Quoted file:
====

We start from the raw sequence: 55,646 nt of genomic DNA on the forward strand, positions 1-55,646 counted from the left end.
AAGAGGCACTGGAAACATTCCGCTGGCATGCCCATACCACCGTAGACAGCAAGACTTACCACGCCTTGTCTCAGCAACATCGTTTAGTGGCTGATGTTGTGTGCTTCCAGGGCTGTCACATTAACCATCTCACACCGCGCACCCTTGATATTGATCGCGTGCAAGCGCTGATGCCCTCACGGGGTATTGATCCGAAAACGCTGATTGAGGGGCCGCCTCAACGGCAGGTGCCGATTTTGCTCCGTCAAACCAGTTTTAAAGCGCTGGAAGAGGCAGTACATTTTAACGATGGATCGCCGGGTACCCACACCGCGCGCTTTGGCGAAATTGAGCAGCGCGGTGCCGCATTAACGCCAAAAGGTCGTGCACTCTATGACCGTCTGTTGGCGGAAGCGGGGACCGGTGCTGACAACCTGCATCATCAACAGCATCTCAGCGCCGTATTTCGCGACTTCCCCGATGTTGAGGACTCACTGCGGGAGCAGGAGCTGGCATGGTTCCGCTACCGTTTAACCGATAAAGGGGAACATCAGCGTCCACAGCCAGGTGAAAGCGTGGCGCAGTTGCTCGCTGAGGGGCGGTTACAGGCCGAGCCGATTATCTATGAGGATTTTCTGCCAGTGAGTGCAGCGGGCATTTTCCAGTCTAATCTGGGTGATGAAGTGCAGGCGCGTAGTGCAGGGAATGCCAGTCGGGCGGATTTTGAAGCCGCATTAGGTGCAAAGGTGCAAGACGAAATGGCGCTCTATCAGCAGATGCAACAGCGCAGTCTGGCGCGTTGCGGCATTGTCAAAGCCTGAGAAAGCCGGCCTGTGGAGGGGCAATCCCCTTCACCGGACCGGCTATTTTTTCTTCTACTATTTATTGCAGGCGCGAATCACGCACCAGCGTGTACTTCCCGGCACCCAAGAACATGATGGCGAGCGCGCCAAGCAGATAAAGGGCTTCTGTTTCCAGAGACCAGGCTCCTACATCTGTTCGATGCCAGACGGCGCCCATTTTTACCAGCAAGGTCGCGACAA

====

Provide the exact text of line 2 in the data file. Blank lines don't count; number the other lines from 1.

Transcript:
AAGAGGCACTGGAAACATTCCGCTGGCATGCCCATACCACCGTAGACAGCAAGACTTACCACGCCTTGTCTCAGCAACATCGTTTAGTGGCTGATGTTGTGTGCTTCCAGGGCTGTCACATTAACCATCTCACACCGCGCACCCTTGATATTGATCGCGTGCAAGCGCTGATGCCCTCACGGGGTATTGATCCGAAAACGCTGATTGAGGGGCCGCCTCAACGGCAGGTGCCGATTTTGCTCCGTCAAACCAGTTTTAAAGCGCTGGAAGAGGCAGTACATTTTAACGATGGATCGCCGGGTACCCACACCGCGCGCTTTGGCGAAATTGAGCAGCGCGGTGCCGCATTAACGCCAAAAGGTCGTGCACTCTATGACCGTCTGTTGGCGGAAGCGGGGACCGGTGCTGACAACCTGCATCATCAACAGCATCTCAGCGCCGTATTTCGCGACTTCCCCGATGTTGAGGACTCACTGCGGGAGCAGGAGCTGGCATGGTTCCGCTACCGTTTAACCGATAAAGGGGAACATCAGCGTCCACAGCCAGGTGAAAGCGTGGCGCAGTTGCTCGCTGAGGGGCGGTTACAGGCCGAGCCGATTATCTATGAGGATTTTCTGCCAGTGAGTGCAGCGGGCATTTTCCAGTCTAATCTGGGTGATGAAGTGCAGGCGCGTAGTGCAGGGAATGCCAGTCGGGCGGATTTTGAAGCCGCATTAGGTGCAAAGGTGCAAGACGAAATGGCGCTCTATCAGCAGATGCAACAGCGCAGTCTGGCGCGTTGCGGCATTGTCAAAGCCTGAGAAAGCCGGCCTGTGGAGGGGCAATCCCCTTCACCGGACCGGCTATTTTTTCTTCTACTATTTATTGCAGGCGCGAATCACGCACCAGCGTGTACTTCCCGGCACCCAAGAACATGATGGCGAGCGCGCCAAGCAGATAAAGGGCTTCTGTTTCCAGAGACCAGGCTCCTACATCTGTTCGATGCCAGACGGCGCCCATTTTTACCAGCAAGGTCGCGACAA